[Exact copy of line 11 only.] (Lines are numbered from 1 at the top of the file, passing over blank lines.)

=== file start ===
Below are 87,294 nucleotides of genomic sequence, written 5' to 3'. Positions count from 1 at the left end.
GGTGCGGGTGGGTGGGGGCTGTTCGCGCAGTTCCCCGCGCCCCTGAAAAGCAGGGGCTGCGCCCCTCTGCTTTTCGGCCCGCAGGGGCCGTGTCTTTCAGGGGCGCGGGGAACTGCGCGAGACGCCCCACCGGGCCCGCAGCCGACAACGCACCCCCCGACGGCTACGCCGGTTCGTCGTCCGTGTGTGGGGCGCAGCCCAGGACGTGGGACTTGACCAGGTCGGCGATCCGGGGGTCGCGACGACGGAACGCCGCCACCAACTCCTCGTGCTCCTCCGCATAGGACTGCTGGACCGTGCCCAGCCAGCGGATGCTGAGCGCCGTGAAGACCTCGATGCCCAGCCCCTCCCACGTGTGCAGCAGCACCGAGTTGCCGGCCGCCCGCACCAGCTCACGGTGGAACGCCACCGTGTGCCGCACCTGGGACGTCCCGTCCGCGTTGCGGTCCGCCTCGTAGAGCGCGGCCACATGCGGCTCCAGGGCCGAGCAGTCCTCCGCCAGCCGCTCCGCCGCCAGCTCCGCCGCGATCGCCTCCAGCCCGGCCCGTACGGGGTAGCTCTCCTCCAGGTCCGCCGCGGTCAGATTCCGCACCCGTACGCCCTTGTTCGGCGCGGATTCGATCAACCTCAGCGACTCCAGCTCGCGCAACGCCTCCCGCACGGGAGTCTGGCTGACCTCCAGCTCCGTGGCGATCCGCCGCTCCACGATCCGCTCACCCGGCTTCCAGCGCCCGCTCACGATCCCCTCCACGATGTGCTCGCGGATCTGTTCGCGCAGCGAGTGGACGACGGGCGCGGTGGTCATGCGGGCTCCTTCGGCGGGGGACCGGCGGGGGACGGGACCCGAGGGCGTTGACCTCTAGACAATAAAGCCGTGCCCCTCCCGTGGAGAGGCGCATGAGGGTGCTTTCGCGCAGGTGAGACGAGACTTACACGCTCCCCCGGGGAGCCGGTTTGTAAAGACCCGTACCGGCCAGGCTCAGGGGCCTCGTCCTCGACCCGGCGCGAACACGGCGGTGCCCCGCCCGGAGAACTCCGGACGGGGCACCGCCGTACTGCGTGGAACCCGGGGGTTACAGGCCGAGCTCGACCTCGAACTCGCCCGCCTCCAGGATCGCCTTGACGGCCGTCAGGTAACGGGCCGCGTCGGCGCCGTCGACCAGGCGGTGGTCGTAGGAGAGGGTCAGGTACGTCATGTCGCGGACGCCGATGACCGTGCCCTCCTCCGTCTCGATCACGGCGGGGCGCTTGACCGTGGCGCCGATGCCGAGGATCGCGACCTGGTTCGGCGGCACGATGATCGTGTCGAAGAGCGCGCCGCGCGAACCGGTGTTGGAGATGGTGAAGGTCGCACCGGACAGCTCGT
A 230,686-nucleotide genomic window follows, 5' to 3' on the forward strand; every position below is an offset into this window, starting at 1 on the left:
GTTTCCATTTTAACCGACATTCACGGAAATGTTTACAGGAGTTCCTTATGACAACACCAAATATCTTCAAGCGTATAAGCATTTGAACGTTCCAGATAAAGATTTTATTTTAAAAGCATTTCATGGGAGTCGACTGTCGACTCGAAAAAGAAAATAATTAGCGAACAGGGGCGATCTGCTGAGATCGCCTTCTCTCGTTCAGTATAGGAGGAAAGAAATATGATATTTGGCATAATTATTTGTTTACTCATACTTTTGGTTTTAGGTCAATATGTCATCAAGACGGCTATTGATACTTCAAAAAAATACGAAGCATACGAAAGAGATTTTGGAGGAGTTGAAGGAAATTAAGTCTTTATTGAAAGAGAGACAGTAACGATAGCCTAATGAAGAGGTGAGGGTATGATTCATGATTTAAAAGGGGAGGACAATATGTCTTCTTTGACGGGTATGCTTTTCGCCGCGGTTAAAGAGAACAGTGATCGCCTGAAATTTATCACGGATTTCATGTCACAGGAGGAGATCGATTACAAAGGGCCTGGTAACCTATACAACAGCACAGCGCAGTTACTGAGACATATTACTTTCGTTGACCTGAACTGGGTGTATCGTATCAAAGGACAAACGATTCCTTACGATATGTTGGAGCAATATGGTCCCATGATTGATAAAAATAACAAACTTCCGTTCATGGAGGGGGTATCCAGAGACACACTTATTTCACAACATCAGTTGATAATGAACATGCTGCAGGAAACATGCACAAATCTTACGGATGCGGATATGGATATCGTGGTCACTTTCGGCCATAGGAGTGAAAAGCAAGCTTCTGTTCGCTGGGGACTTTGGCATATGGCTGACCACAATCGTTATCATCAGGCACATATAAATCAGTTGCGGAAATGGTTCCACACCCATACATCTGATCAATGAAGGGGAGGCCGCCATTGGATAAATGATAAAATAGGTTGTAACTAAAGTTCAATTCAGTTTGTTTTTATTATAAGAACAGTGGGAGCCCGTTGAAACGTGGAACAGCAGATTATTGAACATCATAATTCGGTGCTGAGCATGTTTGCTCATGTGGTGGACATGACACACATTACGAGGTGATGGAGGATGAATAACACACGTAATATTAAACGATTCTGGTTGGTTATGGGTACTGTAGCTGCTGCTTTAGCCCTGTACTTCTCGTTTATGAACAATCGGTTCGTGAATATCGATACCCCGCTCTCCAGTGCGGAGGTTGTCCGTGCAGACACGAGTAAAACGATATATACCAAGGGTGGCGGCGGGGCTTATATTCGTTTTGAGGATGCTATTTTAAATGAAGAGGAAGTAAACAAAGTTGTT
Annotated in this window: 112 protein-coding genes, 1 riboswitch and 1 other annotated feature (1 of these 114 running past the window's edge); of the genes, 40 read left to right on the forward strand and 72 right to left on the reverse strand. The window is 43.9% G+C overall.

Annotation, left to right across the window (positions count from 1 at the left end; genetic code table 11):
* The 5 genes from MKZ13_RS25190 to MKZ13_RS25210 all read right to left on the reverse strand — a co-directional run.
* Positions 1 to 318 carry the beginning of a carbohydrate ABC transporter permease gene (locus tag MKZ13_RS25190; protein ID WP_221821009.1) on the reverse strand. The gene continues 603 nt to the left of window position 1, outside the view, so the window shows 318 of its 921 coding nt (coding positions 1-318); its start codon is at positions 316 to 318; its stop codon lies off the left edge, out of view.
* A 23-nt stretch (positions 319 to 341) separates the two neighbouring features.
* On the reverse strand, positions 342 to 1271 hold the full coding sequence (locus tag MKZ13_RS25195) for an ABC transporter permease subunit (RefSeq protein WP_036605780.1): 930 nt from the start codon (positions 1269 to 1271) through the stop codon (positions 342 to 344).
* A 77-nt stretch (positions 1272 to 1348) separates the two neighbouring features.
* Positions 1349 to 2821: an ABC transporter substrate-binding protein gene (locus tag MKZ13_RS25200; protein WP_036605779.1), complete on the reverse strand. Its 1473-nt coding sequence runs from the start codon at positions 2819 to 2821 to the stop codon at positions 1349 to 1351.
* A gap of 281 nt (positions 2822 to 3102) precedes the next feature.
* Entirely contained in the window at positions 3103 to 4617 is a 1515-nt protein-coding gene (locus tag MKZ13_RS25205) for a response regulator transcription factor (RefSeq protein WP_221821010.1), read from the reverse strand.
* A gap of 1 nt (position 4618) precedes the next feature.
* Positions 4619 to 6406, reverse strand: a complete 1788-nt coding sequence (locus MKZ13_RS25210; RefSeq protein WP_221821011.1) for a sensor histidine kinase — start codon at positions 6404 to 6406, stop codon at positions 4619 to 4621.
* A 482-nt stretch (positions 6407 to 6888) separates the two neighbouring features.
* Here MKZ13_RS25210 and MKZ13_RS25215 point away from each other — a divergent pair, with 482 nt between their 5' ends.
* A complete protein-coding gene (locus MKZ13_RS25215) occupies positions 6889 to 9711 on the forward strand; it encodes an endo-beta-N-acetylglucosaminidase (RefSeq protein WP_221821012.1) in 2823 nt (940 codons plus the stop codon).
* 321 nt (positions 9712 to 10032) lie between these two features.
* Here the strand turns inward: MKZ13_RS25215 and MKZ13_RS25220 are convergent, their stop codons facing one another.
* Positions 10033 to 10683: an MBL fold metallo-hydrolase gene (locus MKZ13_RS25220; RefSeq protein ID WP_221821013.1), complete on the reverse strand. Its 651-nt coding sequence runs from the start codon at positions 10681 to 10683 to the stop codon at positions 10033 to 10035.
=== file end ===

* A 77-nt stretch (positions 1272 to 1348) separates the two neighbouring features.